Educate gets $344 million buyout offer

Proposal by top managers, private equity partners to run ailing tutoring business welcomed by some

September 26, 2006|By Hanah Cho | Hanah Cho,Sun reporter

Educate Inc. said yesterday that its top management and others proposed to take the company private by paying $8 a share, or about $344 million, in a move that could mark the latest reincarnation for the Baltimore-based operator of Sylvan tutoring centers.

The buyout offer comes just two years after Educate became a public company by selling shares on the Nasdaq. Several analysts said yesterday that they expect the deal to go through as the company tries to turn around its struggling tutoring business. And they said the purchase offer of $8 a share is reasonable considering the company's recent challenges.

"The company has been undergoing operational issues over the last year, so given that there is no real clear timeline as to when the turnaround will happen, [the private buyout] makes sense," said Amy Junker, a senior research analyst for the education services industry at Robert W. Baird Co. Junker does not own any Educate stock.

Educate stock rose 15.16 percent, or $1.07, to close at $8.13 on yesterday's news.

The purchase price represents about a 13 percent premium over Friday's closing price of $7.06. The company has 42.98 million outstanding shares.

During the past 12 months, the stock has been trading between $5 and $15.

The stock was priced at $11 a share when Educate went public in September 2004.

Educate said its board of directors is reviewing the buyout offer from Chairman and Chief Executive Officer R. Christopher Hoehn-Saric; President and Chief Operating Officer Peter J. Cohen; Christopher J. Paucek, president of Educate Products; and Sterling Capital Partners. Also, some partners and co-investors of Sterling, including Citigroup Private Equity, are part of the group that made the buyout proposal.

Sterling Capital Partners is the buyout arm of Baltimore-based private equity group Sterling Partners. Hoehn-Saric and Douglas Becker, the chief executive of Educate's former parent, co-founded Sterling Partners.

Hoehn-Saric declined to comment beyond yesterday's statement regarding the offer. The company did not provide a timeline for the proposal.

If approved, Educate would become part of a buyout boom. So far this year, the United States has posted a record $200 billion in buyouts, according to data by Thomson Financial.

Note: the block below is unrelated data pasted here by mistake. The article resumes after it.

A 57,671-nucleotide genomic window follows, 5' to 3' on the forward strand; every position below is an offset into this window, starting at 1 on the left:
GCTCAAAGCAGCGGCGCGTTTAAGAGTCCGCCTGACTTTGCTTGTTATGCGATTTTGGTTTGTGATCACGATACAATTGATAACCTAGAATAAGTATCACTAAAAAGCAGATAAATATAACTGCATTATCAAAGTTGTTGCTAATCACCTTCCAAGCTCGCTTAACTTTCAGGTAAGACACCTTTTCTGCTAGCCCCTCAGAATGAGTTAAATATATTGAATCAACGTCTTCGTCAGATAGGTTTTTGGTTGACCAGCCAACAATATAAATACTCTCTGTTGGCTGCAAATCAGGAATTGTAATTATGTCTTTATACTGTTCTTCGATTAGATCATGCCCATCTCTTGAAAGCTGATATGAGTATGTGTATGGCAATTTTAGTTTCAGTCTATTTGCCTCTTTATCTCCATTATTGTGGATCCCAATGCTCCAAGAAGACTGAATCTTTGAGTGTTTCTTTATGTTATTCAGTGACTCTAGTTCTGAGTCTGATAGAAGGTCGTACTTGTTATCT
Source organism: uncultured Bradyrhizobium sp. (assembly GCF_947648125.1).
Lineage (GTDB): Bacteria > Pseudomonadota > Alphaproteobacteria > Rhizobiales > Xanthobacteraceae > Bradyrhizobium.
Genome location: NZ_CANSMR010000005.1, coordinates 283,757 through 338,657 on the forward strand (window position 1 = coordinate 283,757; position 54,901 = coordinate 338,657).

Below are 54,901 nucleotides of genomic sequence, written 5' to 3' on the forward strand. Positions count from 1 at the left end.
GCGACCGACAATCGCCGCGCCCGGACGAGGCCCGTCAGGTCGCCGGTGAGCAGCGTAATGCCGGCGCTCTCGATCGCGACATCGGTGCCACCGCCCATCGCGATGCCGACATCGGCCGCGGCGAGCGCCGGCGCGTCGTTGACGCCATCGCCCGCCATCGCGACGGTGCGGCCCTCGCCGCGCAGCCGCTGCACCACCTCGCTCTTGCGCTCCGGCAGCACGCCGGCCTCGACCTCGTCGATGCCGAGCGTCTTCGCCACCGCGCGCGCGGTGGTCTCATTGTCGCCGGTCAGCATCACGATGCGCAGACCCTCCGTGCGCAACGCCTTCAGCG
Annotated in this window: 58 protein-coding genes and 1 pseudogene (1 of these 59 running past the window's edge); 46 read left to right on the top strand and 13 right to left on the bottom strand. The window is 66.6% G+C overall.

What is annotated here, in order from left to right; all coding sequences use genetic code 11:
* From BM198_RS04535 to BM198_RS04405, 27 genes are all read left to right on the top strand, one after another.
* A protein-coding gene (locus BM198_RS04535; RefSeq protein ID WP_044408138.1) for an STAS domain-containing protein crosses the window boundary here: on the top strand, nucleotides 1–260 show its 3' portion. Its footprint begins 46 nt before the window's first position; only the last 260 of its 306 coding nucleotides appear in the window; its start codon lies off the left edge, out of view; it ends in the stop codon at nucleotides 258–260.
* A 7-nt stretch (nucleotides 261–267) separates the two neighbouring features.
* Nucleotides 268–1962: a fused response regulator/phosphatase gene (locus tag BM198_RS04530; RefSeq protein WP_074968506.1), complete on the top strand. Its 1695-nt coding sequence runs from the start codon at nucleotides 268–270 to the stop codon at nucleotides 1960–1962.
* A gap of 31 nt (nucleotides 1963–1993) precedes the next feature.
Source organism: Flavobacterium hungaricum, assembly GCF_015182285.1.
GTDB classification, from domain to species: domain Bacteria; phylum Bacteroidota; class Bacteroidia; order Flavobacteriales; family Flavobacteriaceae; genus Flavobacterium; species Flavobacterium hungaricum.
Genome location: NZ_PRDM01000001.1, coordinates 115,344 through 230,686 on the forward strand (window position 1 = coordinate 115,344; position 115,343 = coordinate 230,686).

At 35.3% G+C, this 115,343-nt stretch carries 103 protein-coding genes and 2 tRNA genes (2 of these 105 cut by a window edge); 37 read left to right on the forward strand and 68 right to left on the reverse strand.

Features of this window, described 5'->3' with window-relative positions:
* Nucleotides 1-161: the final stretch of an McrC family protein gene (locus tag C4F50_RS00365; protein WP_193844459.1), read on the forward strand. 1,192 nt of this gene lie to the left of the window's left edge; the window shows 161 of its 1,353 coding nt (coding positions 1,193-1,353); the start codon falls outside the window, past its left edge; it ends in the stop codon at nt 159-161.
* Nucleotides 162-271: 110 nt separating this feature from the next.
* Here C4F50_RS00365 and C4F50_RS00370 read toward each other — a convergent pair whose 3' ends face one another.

In recent months, several for-profit higher education companies have been purchased by private equity firms, including Education Management Corp., the Pittsburgh-based operator of culinary, fashion and health management schools.

Bharat Jain, professor of finance at Towson University's College of Business and Economics, said buyouts allow companies to streamline and restructure operations without the quarterly pressures of Wall Street.

But internal pressures to be profitable can be just as intense under private equity groups, Jain said. That's because deal makers in a buyout usually take companies public or sell them for a premium to a third party, sometimes another private equity group, Jain said.

"Management has a significant ownership stake in the company, and the board consisting of the private equity group is focused on cost," he said. "They're trying to squeeze every dollar out."

If Educate's board of directors accepts the buyout offer, it would be the latest transformation for a company that was born through a complicated breakup of Sylvan Learning Systems Inc. Until 2003, Sylvan owned the tutoring centers and a network of universities around the world.

After an unsuccessful gamble on a venture capital fund for Internet education-related businesses, Sylvan Learning Systems in March 2003 sold its kindergarten-through-12th grade tutoring businesses to focus on higher education. It changed its name to Laureate Education Inc.

The tutoring businesses, which were sold to investment fund Apollo Management LP, became Educate Inc. Apollo Management is the company's largest shareholder with nearly 53 percent of its stock. Apollo controls four seats on the nine-member board of directors.

Educate has more than 1,000 franchise and corporate-owned centers across the country. The company has about 2,300 full-time employees and 6,450 part-time workers.

Since going public in 2004, Educate has undergone a series of changes to refine its business. It bought the well-known infomercial brand, Hooked on Phonics, to sell directly to consumers, and shed its unprofitable business that caters to troubled schools trying to improve student performance.

But in the past year, its Sylvan tutoring business has faltered with several missteps, including buying back a third of its franchise centers. That led to increased costs related to high turnover, retraining staff, advertising and possible relocation of the repurchased centers.

Since the beginning of the year, Educate stock has fallen about 40 percent. The company reported that earnings declined 57 percent in the second quarter that ended June 30 to $4.3 million, from $10 million in the corresponding quarter last year.

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